You'll be incredibly impressed: I limited myself to the five sample box. This was not easy. My one true love is chocolate, and I almost asked about submitting an application now that I'm looking for a new career of adventure and intrigue. Then I got the image of myself being arrested after I ate through the shop's inventory, and I realized that it might not be the best possible plan. I will content myself with the knowledge that I can visit whenever the mood strikes me. And no, my looking for an apartment in the area is not related at all. Why do you ask (she says, wiping chocolate from her face)?

The other reason you should check this place out is they have a really interesting charitable giving program going. Essentially, the proceeds from the handmade beaded bracelet and percentage of the proceeds from the chocolate go to support malnourished children and the only women's center in Darfur through Relief International. Normally, I have to work hard to find outrageous justifications for my chocoholic tendencies. Not so here: a little bit of chocolate goodness can actually do some good elsewhere.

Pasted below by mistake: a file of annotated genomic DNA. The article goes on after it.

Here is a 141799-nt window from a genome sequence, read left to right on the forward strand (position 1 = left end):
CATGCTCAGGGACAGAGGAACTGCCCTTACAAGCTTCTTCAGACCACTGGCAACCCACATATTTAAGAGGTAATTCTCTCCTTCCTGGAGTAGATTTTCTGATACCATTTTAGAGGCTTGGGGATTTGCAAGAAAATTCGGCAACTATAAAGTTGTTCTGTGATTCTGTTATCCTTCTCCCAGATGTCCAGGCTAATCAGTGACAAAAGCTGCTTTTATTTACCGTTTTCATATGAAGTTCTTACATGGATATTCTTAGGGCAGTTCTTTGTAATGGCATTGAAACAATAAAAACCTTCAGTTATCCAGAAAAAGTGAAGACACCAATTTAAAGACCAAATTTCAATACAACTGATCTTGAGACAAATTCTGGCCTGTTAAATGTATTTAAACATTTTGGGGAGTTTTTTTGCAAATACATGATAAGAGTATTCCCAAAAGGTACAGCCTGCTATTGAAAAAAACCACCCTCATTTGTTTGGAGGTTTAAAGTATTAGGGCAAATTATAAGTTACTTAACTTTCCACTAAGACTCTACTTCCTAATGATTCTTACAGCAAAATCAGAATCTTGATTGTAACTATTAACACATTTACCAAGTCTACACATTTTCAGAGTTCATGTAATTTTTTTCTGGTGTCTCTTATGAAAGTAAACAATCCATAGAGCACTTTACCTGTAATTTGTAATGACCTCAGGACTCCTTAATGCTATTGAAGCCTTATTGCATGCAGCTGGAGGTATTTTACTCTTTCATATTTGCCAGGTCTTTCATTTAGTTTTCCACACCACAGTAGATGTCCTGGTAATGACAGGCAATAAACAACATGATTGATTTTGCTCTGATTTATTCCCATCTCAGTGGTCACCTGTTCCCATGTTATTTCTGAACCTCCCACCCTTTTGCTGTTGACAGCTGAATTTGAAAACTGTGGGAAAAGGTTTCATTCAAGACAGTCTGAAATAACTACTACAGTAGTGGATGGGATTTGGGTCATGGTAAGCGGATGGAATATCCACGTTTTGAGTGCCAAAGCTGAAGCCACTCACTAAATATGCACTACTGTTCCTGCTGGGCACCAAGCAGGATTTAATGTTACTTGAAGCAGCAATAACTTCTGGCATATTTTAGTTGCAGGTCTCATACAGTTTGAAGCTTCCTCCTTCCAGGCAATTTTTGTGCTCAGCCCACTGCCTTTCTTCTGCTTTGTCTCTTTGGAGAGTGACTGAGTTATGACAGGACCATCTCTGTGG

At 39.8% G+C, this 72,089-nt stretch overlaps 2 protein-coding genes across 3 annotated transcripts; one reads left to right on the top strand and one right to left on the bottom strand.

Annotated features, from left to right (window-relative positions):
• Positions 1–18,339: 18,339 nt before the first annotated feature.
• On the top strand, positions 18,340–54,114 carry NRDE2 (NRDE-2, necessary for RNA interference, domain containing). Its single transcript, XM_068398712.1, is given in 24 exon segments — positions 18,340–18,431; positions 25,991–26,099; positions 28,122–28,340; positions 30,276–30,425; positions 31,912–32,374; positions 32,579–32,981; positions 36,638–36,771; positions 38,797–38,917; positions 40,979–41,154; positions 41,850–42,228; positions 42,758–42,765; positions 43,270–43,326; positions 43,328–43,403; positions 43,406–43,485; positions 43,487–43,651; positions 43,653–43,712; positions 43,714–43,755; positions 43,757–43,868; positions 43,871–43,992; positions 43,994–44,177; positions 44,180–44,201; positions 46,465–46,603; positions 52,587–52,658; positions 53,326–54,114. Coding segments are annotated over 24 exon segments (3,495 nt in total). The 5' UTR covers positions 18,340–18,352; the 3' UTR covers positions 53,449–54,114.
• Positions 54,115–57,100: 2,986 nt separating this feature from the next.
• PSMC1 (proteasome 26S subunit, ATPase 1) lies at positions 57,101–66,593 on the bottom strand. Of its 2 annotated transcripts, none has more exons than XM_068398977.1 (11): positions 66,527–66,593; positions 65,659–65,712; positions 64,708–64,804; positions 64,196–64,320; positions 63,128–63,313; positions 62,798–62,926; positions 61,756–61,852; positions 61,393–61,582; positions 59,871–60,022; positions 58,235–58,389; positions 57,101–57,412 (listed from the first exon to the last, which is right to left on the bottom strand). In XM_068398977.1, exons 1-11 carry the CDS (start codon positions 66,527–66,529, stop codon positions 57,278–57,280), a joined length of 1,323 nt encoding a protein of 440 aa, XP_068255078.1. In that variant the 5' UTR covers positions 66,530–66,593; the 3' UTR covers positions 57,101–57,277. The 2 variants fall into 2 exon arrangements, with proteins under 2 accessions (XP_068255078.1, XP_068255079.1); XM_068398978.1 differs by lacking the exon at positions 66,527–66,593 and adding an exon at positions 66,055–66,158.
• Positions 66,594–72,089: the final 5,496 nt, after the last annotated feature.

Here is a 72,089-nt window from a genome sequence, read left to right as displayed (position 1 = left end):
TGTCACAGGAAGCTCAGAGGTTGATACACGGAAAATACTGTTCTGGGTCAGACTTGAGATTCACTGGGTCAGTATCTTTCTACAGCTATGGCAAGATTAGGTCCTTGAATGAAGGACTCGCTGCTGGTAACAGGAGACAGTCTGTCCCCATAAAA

Stay tuned for the next stop on the "how have I lived here so many years and not known this existed before" tour.






Friday, July 08, 2011

Body Blow

I innocently wandered into a store today and admired a pair of jean shorts. They were longer than the typical shorts, which I can appreciate since I've never had the assets of a Blake Lively or Cameron Diaz. I justified the purchase with the fact that they were on massive sale. I grabbed a couple of sizes and hit the dressing room.